When Edie was a baby, we had a great bedtime ritual of reading some stories together in her room, and then we’d put her in her crib, and walk out the of the room. It was lovely. It was easy. When she outgrew her crib and into a big girl bed, it was a seamless transition. It took her a few weeks to figure out she could get up by herself now, she didn’t have to wait for us to come get her out of her crib. Those were some glorious weeks I tell you. Sadly, they soon gave way to what were a solid 6 weeks of some spectacular bedtime meltdowns. Hours of screaming. Pat & I wondering what sort of bizzare parent world we’d stepped into, what happened to our dear sweet gal. It was hell. Eventually, we got them to stop, but it seemed every night our little snuggle bug would throw that sweet, chubby little wrist around your neck in this way that was like a headlock and say in that sweet voice of hers ‘I need a snnnuuuuggle’ after you finished reading. And you just knew the snuggle was the way to avoid the meltdown. But the snuggle also sucked you in and too many times whichever parent had bedtime duties would go down for the count, seriously cutting into our childfree evenings together.
As time went on, the snuggle had a nice chat, where she would review the events of her day. This summer, we got her into the habit of putting herself to bed, where she read to herself and there was no snuggle, every night. We would still go tuck her in and some nights, we’d have a good chat. Ah, bedtime was easy and hands free again. Pat & I could say goodnight to her and then be able to hang out together. It was glorious. Of course, this lasted only a few weeks.
Third grade started off with a bang and hasn’t really relented. It’s a bitch quite frankly. The school year started off with multiple changes at school. There was something different, a new teacher, a new principal, a new schedule 5 weeks in(!), every week for the first 6 weeks of school. There was no routine to be settled into, because it was different every week. Edie got some bug going around and missed an entire week of school, second week in. When she went back the following Monday, her class had changed. They had added a teacher and moved kids around. She came home saying she felt like she was in a foriegn country. And then there’s the social stuff. The mean girls business. A few months into the year, she had a falling out with her bff. The whole, one day I’m your friend, one day I’m not is quite big in third grade right now. And then there has been more school drama. We had to have a meeting with the principal last week about her teacher. And it’s only February. There is so much time left for this year to just continue to go downhill.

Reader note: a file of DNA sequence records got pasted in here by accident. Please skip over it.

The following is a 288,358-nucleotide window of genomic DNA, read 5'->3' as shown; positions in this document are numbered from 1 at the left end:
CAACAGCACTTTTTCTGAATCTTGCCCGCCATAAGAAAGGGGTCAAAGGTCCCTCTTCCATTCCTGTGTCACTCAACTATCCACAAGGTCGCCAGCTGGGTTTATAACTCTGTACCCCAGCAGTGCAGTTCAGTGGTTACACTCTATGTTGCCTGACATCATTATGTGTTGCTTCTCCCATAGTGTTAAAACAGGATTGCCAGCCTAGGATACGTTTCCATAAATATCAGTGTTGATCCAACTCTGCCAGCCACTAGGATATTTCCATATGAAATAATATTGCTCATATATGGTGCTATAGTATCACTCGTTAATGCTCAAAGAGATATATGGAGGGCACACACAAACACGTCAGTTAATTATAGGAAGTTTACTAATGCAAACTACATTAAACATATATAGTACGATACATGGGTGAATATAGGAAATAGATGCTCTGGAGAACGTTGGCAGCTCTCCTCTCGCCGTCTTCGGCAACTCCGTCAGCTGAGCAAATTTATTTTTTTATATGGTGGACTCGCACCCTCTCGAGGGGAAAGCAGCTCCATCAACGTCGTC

Bedtime often has these chats about events in her days that leave me exhausted. I don’t have a blueprint for this motherhood stuff, I really am just winging it as I go. I am creating the mother-daughter relationship I always wanted and some days it’s really hard work. There are days where I annoy her. There are times when she thinks I’m utterly ridiculous. Awkward is her current favorite word, uttered in a most sarcastic tone of course and a little too frequently at me at times. She’s definitely a tween and that’s a whole other ball of wax. Navigating her through a world of mean girls that I didn’t fare so well in myself definitely challenges me. Watching her friendship with the friend she thought she could count on the most transform into something less sturdy has been heartwrenching. There are things I just can’t fix. It’s not as easy as kissing a skinned knee or distracting her with a popsicle. Motherhood has gotten to be all mental and it’s getting heavy.
A few weeks ago, she told me about a conversation at the lunch table among some of the girls. She was taken aback that some of them don’t tell their mothers everything. She told me, she actually felt bad for them, because if you can’t tell your mother everything, who can you tell that stuff to?
Well, all I could do after she said that was to hug her tight. I’m pretty sure no one has uttered words that mean more to me than that. Those bedtime chats sometimes come at the end of very long days, days where I wonder why she is so far out of sorts and I’m just done. I have to rally myself to get through them. I often come out of her room and go straight to bed, because they do me in. She doesn’t know this though. She just thinks her mommy is the best mommy and she can pour her heart out to me at the end of every day.
And this is exactly what gets me through.